The Johns Hopkins University blog on the Coronavirus brings home how quickly this virus has traveled since it was first reported to the World Health Organization:
“On December 31, 2019, the World Health Organization (WHO) was informed of an outbreak of “pneumonia of unknown cause” detected in Wuhan City, Hubei Province, China – the seventh-largest city in China with 11 million residents. As of January 23, there are over 800 cases of 2019-nCoV confirmed globally, including cases in at least 20 regions in China and nine countries/territories. The first reported infected individuals, some of whom showed symptoms as early as December 8, were discovered to be among stallholders from the Wuhan South China Seafood Market. Subsequently, the wet market was closed on Jan 1. The virus causing the outbreak was quickly determined to be a novel coronavirus. On January 10, gene sequencing further determined it to be the new Wuhan coronavirus, namely 2019-nCoV, a betacoronavirus, related to the Middle Eastern Respiratory Syndrome virus (MERS-CoV) and the Severe Acute Respiratory Syndrome virus (SARSCoV). However, the mortality and transmissibility of 2019-nCoV are still unknown, and likely to vary from those of the prior referenced coronaviruses.”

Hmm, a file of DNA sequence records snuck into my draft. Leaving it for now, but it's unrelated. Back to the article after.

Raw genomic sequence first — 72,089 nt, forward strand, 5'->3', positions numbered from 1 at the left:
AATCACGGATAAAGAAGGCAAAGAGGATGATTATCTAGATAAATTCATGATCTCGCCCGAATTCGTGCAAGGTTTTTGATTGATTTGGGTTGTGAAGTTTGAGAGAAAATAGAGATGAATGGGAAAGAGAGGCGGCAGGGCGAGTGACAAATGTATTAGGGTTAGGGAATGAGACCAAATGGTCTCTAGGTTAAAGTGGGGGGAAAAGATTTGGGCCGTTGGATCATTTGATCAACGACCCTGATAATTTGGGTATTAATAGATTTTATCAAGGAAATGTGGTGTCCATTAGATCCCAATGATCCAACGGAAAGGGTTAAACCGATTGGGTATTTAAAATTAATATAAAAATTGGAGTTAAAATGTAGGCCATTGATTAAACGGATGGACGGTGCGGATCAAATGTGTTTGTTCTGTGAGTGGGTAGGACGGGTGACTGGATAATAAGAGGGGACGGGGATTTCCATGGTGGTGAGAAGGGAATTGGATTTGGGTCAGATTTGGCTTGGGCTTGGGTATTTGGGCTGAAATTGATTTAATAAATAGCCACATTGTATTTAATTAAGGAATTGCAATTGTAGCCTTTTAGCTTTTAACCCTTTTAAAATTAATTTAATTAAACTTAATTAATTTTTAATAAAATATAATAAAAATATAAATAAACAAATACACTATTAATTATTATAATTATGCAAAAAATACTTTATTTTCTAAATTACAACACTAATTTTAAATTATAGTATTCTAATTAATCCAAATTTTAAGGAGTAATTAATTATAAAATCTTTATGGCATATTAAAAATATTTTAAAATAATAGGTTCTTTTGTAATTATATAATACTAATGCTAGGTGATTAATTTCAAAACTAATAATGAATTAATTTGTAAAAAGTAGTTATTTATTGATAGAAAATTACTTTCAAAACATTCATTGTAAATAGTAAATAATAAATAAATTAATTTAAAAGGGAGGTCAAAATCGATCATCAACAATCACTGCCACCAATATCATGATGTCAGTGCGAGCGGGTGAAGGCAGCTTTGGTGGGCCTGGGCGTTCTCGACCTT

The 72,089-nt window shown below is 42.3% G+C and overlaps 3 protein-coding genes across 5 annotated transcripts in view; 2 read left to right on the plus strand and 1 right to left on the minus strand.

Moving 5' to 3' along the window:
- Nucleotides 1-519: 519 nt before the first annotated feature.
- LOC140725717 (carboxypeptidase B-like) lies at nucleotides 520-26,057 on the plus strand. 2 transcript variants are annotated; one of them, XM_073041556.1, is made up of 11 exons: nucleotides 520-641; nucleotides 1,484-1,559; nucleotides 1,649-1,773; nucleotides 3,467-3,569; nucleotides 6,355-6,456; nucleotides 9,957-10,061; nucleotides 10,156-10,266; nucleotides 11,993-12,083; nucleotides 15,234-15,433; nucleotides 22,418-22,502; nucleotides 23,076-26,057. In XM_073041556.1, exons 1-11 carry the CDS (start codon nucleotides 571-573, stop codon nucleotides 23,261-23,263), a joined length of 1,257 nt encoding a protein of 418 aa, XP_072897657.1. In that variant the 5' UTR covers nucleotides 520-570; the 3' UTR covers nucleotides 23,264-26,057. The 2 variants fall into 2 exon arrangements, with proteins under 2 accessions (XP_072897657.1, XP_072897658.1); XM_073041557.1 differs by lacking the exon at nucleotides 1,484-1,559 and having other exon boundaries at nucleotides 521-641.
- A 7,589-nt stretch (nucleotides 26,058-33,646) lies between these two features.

Johns Hopkins Civil Engineering Professor Lauren Gardner worked with the center to build the map and website.
It “displays up-to-the-minute statistics from various sources: the World Health Organization (WHO), the Centers for Disease Control and Prevention (CDC), the National Health Commission of the People’s Republic of China (NHC), and two other sites,” the press release states.